History of Tae Kwon-Do
Tae Kwon-Do is a Korean art of self-defence, however it did not originate thousands of years ago in ancient Korea as many would believe. Rather, Tae Kwon-Do is a collection of similar unarmed martial arts techniques and foundations created by a number of Korean Grandmasters, including General Choi Hong Hi, when they returned to Korea from Japan following World War II. While in Japan, these Grandmasters learned Karate-Do (meaning way of China Hand or way of Empty Hand) and the techniques they learned formed the basis for a new martial art. On April 11, 1955, General Choi, then a general in the South Korean army, began to unify and systemize these related martial arts disciplines by giving Tae Kwon-Do its name and its beginnings. In 1961, General Choi became the first President of the Korea Tae Kwon Do Association, and until his death in 2002, he worked tirelessly and selflessly in the promotion of Tae Kwon-Do and in the scientific advancement of Tae Kwon-Do techniques.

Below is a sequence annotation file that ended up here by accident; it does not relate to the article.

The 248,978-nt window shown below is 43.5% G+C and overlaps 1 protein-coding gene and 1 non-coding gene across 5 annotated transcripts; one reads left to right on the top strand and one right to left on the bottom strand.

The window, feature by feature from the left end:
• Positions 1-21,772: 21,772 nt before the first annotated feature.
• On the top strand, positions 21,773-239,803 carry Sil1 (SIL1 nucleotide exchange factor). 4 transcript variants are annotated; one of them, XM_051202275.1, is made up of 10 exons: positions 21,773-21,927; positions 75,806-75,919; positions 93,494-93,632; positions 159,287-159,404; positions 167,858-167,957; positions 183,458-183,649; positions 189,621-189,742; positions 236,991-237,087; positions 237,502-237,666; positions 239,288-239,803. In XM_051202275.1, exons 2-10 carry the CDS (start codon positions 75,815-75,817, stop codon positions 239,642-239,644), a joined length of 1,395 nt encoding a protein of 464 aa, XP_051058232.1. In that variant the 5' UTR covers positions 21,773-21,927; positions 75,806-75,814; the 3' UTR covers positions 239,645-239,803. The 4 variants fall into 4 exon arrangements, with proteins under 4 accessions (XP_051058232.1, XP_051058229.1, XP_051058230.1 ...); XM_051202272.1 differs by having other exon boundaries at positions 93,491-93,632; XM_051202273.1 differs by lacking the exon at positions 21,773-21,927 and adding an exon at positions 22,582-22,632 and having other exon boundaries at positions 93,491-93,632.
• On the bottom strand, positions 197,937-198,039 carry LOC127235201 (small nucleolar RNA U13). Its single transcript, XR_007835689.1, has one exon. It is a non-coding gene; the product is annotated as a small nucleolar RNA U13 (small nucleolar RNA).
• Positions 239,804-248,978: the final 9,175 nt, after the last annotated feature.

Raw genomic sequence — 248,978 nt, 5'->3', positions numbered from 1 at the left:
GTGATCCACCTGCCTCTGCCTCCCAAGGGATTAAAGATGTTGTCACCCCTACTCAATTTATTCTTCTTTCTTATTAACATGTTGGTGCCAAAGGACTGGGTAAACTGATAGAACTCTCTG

Tae Kwon Do was inaugurated in South Korea on April 11, 1955, following extensive research and development by the founder Major General Choi Hong Hi, 9th Degree Black Belt as detailed above.
It was then introduced into the United Kingdom in 1967, by Master Rhee Kee Ha.
One Martial Arts was formed in the UK in 2020